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Monday, April 15, 2024
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US targets Chinese-made container cranes in spy crackdown

Owners and operators of over 200 Chinese-made container cranes at U.S. ports will be subject to new cyber-risk management requirements aimed at reducing China’s ability to spy on America’s domestic supply chains.

The U.S. Coast Guard on Wednesday announced that owners or operators of Chinese manufactured ship-to-shore (STS) container gantry cranes may now obtain copies of Maritime Security Directive 105-4, which spells out required cyber-risk management actions related to the cranes.

The directive contains security-sensitive information, so it cannot be made available to the general public, according to the Coast Guard, which wants owners and operators of the cranes to immediately contact their local captain of the port or district commander for a copy of the directive.

The Coast Guard explained in the notice that the prevalence of such cranes around the country — and the technology that comes with them — is the motivation behind the directive. STS gantry cranes manufactured by the China account for nearly 80% of the STS cranes at U.S. ports.

“By design, these cranes may be controlled, serviced, and programmed from remote locations, and those features potentially leave PRC [People’s Republic of China]-manufactured STS cranes vulnerable to exploitation, threatening the maritime elements of the national transportation system,” the Coast Guard warned.

“As such, additional measures are necessary to prevent a [security incident] in the national transportation system due to the prevalence of PRC-manufactured STS cranes in the U.S., threat intelligence related to the PRC’s interest in disrupting U.S. critical infrastructure, and the built-in vulnerabilities for remote access and control of these STS cranes.”

At a White House briefing on Tuesday, Coast Guard Rear Adm. John Vann, who heads the agency’s cybercommand, said that his teams have “assessed cybersecurity or hunted for threats” on 92 of the cranes so far.

“Those assessments determine the cybersecurity posture, and the hunt missions actually look for malicious cyberactivity on the cranes,” Vann said. “We’ve almost canvassed about 50% of the existing cranes,” he added, but did not state whether security concerns were discovered on those cranes.

A related advisory by the U.S. Maritime Administration, also issued on Wednesday, points out that China’s ZPMC (Shanghai Zhenhua Heavy Industries Co. Ltd.) has the largest share of the STS crane market worldwide, by sales revenue.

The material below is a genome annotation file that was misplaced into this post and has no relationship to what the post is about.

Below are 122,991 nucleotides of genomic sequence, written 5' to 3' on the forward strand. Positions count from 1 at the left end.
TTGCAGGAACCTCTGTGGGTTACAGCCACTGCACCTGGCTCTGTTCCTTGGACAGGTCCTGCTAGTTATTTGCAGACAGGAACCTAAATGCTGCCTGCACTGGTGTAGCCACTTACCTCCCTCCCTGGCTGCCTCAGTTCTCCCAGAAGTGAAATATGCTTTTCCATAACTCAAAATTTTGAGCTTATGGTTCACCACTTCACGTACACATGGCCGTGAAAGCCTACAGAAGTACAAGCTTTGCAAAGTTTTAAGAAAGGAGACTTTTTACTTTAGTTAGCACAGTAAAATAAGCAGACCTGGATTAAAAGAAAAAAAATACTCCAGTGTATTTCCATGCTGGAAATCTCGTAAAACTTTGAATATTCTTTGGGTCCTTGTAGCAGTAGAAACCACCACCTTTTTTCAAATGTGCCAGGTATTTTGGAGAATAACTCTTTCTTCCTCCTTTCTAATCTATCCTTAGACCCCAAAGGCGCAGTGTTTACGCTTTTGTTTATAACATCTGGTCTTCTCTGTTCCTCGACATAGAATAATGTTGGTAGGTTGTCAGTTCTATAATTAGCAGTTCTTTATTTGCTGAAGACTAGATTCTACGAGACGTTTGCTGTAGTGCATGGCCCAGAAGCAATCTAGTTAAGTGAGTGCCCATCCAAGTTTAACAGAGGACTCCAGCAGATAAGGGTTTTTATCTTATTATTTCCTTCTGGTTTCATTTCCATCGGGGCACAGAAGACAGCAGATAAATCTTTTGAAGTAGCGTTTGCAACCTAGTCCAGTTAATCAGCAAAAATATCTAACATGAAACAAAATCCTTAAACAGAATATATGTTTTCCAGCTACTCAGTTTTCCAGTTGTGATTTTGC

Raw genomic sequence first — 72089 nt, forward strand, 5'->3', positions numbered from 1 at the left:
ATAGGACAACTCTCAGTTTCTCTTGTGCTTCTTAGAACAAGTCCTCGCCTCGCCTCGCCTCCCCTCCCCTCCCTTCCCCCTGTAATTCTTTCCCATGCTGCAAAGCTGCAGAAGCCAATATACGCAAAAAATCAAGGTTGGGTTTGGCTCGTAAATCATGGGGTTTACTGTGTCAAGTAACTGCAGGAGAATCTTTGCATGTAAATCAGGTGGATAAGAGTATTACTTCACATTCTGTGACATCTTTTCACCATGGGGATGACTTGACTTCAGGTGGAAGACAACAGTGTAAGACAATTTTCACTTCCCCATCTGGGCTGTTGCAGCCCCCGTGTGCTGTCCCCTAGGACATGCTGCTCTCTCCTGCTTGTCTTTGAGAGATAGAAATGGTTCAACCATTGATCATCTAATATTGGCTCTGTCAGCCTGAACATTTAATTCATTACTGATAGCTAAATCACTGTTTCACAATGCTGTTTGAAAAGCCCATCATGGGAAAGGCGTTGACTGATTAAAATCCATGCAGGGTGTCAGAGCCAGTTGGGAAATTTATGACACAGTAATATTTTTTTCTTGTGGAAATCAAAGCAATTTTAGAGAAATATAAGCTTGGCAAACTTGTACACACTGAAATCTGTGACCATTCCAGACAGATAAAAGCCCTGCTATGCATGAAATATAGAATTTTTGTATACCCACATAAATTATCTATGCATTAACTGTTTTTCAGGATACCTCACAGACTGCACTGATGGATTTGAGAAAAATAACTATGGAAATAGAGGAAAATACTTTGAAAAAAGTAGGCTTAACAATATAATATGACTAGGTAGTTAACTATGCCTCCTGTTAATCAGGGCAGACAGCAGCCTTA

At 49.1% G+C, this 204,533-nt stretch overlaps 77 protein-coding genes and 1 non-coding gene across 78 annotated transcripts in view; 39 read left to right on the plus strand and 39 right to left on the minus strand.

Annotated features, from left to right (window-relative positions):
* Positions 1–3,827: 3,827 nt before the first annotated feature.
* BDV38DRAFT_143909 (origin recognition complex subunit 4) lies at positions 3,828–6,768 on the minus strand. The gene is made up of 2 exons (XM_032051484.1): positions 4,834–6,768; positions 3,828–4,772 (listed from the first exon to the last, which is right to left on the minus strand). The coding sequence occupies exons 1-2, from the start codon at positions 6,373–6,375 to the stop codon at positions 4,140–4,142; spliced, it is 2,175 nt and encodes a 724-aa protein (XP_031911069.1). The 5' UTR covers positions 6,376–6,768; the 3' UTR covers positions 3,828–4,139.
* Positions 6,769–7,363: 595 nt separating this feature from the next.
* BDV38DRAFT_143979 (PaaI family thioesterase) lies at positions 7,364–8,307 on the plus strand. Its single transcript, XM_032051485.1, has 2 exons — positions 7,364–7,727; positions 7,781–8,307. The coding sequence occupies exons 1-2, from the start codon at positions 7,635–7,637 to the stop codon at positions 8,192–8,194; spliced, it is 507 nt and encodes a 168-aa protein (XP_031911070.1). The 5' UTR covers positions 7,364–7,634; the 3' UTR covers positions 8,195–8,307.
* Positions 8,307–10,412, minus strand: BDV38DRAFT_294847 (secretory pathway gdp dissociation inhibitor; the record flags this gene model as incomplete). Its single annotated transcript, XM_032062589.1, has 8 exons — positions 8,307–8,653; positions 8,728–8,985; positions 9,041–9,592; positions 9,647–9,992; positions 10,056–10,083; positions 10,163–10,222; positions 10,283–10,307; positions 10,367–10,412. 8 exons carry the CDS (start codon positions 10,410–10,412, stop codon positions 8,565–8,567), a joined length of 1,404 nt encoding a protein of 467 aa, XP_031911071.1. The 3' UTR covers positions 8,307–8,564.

“These cranes may, depending on their individual configurations, be controlled, serviced, and programmed from remote locations. These features potentially leave them vulnerable to exploitation,” the advisory states.

The advisory lists guidance and mitigation measures for ports, vessel operators and shippers for protecting data at risk of being hacked in a cyberattack.

Part of larger maritime cyberagenda

The Coast Guard’s new requirements are part of a major initiative announced by the White House on Wednesday broadening the agency’s powers to address cybersecurity risks at U.S. ports as terminal operations rely increasingly on automation.

“These systems have revolutionized the maritime shipping industry and American supply chains by enhancing the speed and efficiency of moving goods to market, but the increasing digital interconnectedness of our economy and supply chains have also introduced vulnerabilities that, if exploited, could have cascading impacts on America’s ports, the economy, and everyday hard-working Americans,” according to a White House fact sheet.

An executive order signed by President Joe Biden gives the Coast Guard the authority to control the movement of vessels suspected of being cyberthreats to U.S. maritime infrastructure, along with the authority to inspect suspicious vessels and facilities.

In addition, reporting of cyber incidents by vessels, ports and terminals operators — which so far has been voluntary — will become mandatory.

“Evidence of sabotage, subversive activity, or an actual or threatened cyber incident involving or endangering any vessel, harbor, port, or waterfront facility, including any data, information, network, program, system, or other digital infrastructure thereon or therein, shall be reported immediately to the Federal Bureau of Investigation, the Cybersecurity and Infrastructure Security Agency (for any cyber incident), and the Captain of the Port, or to their respective representatives,” the executive order states.

Additional cybersecurity requirements for U.S.-flagged vessels, ports and container terminal operators, including minimum requirements for cybersecurity plans, are part of a Coast Guard proposed rule published on Wednesday.

Related articles:

China in crosshairs of new ocean shipping reforms

Supply chain pain may lurk in container crane bill

House passes defense bill with ban on Chinese shipping platform

FMC commissioner red-flags Congress on China’s container monopoly

Click for more FreightWaves articles by John Gallagher.

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